Let us consider a simple mystery.
A man at a party lights a cigarette; from ten feet away, at the end of a narrow hallway, a woman observes him. The next room buzzes with talk and laughter, the rattle of glasses over a Patsy Cline record in full croon. But she sees only him. For months he has been the focus of her fascination, moving at the edge of her circle of friends, chatty and charming, always clever, usually evasive, never alone.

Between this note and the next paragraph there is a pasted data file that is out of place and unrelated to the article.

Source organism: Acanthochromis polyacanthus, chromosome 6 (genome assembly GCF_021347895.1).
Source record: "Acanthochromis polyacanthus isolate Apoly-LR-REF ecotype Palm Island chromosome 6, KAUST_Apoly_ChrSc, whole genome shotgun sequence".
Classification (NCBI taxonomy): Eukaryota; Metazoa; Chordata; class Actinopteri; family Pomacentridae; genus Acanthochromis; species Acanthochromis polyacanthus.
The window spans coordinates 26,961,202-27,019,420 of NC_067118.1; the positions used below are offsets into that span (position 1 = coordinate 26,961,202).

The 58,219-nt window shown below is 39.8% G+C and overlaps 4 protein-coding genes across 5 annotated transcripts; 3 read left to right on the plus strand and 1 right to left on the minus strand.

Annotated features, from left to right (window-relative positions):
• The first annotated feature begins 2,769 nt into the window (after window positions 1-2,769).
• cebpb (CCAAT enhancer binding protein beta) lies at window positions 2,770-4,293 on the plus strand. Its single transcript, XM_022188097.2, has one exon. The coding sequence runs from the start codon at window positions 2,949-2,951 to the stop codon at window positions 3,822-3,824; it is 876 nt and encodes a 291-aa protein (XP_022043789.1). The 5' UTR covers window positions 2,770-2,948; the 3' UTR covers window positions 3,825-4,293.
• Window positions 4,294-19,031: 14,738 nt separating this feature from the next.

And now there he is: by himself, striking a match with one determinedly casual stroke, a movement so sleek that she wonders if he had practiced it before a mirror. She smiles at this idea, and as she does, she catches his eye. This time, she holds his gaze. Continue reading